Saturday, 28 March 2009

Earth Hour: What are you doing?

As we've just heard on the local radio, Canberra has only had one-third of its average rainfall and dams are barely 50% full. It's good to stop - even for an hour - and reflect on where we are in terms of climate change. Our garden is sooooo dry right now! Even our little desert lime looks stressed!

We're having a candlelit dinner for two while our daughter, Clancy, sleeps blissfully unaware of the world and its problems around her. So, what have you got planned for Earth Hour?

Sunday, 22 March 2009

Take 2: Kamal Meattle on how to grow your own fresh air

Kamal Meattle on how to grow your own fresh air

OK, so in addition to the video I blogged yesterday, and in response to a couple of comments, here's a screenshot of the three plants Kamal refers to in his talk.

I should have also mentioned that the video is just under 5 minutes, for those who like to know!

I did some more searching and found more of a 'list' of 'greening and cleaning' indoor plants from Tricia Edgar at Houseplants:

Dr Bill Wolverton, a former NASA scientist who conducted 25 years of research on indoor plants and their ability to purify air in enclosed environments, wrote the book How to Grow Fresh Air (Penguin, 1997) which describes 50 plants that clean office air. These plants include:

  • Corn plant (Dracaena Massangeana)
  • English Ivy (Hedera helix)
  • Gerbera daisies (Gerbera jamesonii)
  • Golden pothos (Epipremnum aureum)
  • Madagascar Dragon Tree (Dracaena)
  • Peace Lily (Spathiphyllum)
  • Rubber plant (Ficus elastica)
  • Spider plant (Chlorophytum comosum)
  • Sword or Boston fern (Nephrolepis exaltata)
  • Weeping fig (Ficus benjamina)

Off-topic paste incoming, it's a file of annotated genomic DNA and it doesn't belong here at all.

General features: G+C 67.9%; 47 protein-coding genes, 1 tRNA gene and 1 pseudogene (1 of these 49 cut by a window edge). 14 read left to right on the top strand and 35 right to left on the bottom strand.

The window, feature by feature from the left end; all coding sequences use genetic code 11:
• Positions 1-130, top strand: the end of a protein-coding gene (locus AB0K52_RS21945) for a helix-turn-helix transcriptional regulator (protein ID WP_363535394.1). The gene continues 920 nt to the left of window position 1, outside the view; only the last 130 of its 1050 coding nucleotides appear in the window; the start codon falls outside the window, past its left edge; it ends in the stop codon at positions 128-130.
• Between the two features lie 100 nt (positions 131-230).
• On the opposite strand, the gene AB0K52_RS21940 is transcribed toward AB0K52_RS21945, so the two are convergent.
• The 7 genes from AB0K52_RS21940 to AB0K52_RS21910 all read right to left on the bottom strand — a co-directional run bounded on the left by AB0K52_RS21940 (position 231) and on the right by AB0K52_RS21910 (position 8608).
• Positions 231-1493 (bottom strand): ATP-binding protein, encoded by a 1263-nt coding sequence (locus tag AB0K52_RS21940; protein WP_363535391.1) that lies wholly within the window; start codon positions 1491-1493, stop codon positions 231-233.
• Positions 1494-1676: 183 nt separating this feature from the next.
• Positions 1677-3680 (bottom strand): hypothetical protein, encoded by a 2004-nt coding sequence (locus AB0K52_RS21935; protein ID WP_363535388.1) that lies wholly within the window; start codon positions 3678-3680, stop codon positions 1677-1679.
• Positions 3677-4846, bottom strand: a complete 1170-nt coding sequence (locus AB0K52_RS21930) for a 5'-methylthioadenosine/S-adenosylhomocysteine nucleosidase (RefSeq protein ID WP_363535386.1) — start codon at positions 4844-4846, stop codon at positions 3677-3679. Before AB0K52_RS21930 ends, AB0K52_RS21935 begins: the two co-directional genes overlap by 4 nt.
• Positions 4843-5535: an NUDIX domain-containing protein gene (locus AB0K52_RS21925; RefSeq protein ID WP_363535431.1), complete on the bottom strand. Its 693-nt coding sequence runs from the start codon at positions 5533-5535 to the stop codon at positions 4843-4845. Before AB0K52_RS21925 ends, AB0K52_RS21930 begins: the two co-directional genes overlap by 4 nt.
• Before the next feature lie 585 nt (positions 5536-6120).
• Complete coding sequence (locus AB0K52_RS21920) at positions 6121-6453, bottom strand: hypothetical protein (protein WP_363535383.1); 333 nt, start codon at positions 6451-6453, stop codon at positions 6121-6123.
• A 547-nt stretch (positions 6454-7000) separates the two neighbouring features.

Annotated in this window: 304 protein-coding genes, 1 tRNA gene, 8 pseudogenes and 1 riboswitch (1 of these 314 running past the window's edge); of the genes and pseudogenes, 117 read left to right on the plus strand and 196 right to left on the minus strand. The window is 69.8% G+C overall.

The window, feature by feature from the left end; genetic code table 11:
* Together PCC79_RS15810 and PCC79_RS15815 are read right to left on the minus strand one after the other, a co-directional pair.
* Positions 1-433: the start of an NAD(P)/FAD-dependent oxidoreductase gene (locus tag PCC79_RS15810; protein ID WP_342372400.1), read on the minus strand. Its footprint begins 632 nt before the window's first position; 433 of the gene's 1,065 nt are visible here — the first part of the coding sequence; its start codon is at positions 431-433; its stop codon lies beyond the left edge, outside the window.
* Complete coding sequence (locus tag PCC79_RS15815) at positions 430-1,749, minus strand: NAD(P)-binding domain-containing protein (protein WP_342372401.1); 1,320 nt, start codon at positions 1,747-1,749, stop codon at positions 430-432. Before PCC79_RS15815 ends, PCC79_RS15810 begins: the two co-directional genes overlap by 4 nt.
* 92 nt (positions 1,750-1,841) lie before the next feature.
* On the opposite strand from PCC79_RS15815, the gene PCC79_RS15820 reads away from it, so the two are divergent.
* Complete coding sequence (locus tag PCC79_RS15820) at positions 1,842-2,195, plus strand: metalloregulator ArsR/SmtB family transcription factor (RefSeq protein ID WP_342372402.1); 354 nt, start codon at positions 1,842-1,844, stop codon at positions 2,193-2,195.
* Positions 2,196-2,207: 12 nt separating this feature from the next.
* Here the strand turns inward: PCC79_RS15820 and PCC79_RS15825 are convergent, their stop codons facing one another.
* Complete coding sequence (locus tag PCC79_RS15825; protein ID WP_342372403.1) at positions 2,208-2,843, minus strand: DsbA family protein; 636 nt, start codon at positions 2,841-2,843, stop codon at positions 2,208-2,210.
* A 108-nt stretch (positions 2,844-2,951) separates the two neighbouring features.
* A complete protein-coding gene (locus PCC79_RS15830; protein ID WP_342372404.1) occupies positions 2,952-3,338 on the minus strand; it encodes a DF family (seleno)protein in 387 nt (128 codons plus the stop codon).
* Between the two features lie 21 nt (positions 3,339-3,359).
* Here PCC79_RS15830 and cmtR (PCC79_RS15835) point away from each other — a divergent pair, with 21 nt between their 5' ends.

There are also some plants that can remove chemicals in the office environment:

Formaldehyde is often found in particle board products used in office furniture. It is also found in cleaning agents. Philodendron, spider plant, weeping fig, and golden pothos are good at removing formaldehyde from the air. Benzene is found in glue, paint, and plastics. Plants that remove benzene include gerbera daisy, golden pothos, English Ivy, Peace Lily, Gerbera Daisy, Madagascar Dragon Tree. Trichloroethylene (TCE) is a product used in printing ink, paint, and dry cleaning. Peace lilies, Golden Pothos, Gebera Daisy, and English Ivy remove TCE.

Read Tricia's full article.

For more discussion on the use of office plants, you might like to check out Green Building Council Australia. Their premise is that there is no such thing as 'indoor plants' and plants work hard to survive indoors, but some are more able to adapt than others.

And, if you're still not sure, just got and pick a fresh bunch of flowers to brighten up your (indoor) day! :o)
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Saturday, 21 March 2009

Kamal Meattle on how to grow your own fresh air

Kamal Meattle on how to grow your own fresh air | Video on

A simple but effective approach to greening up your office, home or other spaces regularly used.

I work in an open-plan shared office space on the first floor of an old building where our air conditioning is always on (cooling or heating) and often is not well regulated. While we still have the capacity to open windows for fresh air, I tend to notice at the end of a day in the office, that I feel 'out of sorts' (although some would attribute that to my role no doubt!), with dry eyes and skin, and feeing lethargic and 'stale'.

It might be worth taking up Kamal's ideas here are seeing how things might change!

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